The one weak link in these later, better stages is the Wicked Witch. It's partly the makeup, honestly! Margaret Hamilton, the original Wicked Witch, had a long, angular face already, and the pointed chin and nose prosthetics just accentuated her real features. Here, the actress in question (still not spoiling it) has a soft, round face, and adding angular features just looks ridiculous. But, worse, is that she plays it absolutely straight. Her Witch is nasty and spiteful but, unlike the original, isn't enjoying herself. She cackles maniacally because that's what the Wicked Witch does, but the laugh doesn't match anything else about her. There's no sadistic pleasure to her evil - she's just angry. She's meant to be a caricature (she certainly looks like one) but she doesn't seem to know it.
Possibly worst of all is that she's not scary. If nothing were scary, we probably wouldn't notice, but it's highlighted by Raimi's talent for this (again, from his Evil Dead horror background). Everything surrounding the Witch is suitably frightening - her slow reveal, her creepy creepy forest, and especially her nightmarish flying baboons (no mere monkeys in this one) - but the Witch herself, through silly makeup and weak performance, fails to leave the same impression. It's a terrible shame as this should really be the stand-out role of the movie!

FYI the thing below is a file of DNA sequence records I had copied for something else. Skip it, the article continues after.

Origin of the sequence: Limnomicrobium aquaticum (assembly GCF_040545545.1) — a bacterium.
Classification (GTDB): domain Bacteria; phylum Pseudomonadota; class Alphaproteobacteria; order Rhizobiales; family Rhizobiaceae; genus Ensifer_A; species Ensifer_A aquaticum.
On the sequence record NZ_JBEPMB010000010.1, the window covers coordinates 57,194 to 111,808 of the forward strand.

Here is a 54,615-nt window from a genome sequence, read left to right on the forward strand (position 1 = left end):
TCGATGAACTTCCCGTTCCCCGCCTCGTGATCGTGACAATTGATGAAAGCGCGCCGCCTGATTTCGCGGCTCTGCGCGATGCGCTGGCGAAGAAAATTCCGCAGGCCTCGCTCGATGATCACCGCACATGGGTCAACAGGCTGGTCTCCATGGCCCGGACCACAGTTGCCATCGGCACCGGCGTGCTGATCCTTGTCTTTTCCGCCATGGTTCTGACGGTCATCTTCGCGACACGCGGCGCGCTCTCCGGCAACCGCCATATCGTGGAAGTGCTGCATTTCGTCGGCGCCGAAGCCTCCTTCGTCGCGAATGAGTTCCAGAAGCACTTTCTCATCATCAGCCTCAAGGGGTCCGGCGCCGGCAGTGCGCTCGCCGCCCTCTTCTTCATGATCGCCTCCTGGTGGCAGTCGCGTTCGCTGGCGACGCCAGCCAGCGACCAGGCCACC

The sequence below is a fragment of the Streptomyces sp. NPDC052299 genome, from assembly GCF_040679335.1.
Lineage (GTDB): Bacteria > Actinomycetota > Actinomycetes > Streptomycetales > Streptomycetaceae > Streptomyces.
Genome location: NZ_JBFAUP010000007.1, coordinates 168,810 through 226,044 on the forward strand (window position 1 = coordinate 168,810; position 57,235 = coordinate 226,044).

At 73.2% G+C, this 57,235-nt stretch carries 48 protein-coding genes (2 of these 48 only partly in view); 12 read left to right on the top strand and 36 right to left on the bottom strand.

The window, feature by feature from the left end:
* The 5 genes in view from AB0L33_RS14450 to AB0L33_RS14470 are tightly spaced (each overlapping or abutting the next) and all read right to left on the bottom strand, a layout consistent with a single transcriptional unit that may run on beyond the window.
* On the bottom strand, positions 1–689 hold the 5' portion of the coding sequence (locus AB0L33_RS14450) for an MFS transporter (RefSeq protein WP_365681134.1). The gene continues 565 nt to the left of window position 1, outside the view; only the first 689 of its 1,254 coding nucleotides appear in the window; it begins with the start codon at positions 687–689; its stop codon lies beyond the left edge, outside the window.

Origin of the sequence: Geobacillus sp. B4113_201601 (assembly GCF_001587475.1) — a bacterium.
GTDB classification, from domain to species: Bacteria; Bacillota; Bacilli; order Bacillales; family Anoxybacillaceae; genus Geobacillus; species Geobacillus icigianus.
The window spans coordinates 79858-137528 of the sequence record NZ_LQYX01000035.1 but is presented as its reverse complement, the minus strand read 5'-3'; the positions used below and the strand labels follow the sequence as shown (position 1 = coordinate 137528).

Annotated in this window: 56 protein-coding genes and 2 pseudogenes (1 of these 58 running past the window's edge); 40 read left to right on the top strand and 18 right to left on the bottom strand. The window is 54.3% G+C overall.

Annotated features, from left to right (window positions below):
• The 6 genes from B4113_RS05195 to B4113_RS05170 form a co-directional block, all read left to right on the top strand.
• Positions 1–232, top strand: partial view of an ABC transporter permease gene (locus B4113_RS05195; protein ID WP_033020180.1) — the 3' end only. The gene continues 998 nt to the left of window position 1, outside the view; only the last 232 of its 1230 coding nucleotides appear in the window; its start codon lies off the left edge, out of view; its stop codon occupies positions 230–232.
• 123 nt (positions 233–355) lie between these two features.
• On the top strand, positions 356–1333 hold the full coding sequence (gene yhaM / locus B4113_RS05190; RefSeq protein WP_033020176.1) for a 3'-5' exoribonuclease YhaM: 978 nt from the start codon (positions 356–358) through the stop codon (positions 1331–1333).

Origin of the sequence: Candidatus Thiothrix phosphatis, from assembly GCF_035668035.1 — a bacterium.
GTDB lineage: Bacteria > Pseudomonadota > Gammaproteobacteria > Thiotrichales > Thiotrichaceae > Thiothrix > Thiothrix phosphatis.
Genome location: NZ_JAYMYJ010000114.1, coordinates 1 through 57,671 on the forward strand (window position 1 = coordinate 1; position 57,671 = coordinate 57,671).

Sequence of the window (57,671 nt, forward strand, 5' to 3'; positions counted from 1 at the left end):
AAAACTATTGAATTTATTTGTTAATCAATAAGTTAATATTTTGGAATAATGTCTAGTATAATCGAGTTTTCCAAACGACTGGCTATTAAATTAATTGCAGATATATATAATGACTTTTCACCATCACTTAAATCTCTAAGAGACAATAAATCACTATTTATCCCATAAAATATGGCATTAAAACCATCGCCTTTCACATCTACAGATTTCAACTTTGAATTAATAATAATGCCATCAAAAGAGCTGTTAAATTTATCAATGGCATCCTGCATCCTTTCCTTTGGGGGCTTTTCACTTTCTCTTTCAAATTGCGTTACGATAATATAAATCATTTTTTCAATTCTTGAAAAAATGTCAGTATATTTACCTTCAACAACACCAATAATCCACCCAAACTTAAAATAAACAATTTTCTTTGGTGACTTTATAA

But, despite a weak villain and a faltering start, the overall experience is surprisingly positive. When the film stops trying to impress the audience, it actually finds the power to impress. The characters come alive and the ideas start to blossom. There's enough here to make it all worthwhile.
Perhaps it's just nostalgia (a second viewing would certainly be interesting) but, when the Wizard gives the others symbolic little gifts at the end, it actually does feel a worthy companion to The Wizard of Oz

And the truth is, for a Sam Raimi movie with James Franco, there can only be one verdict.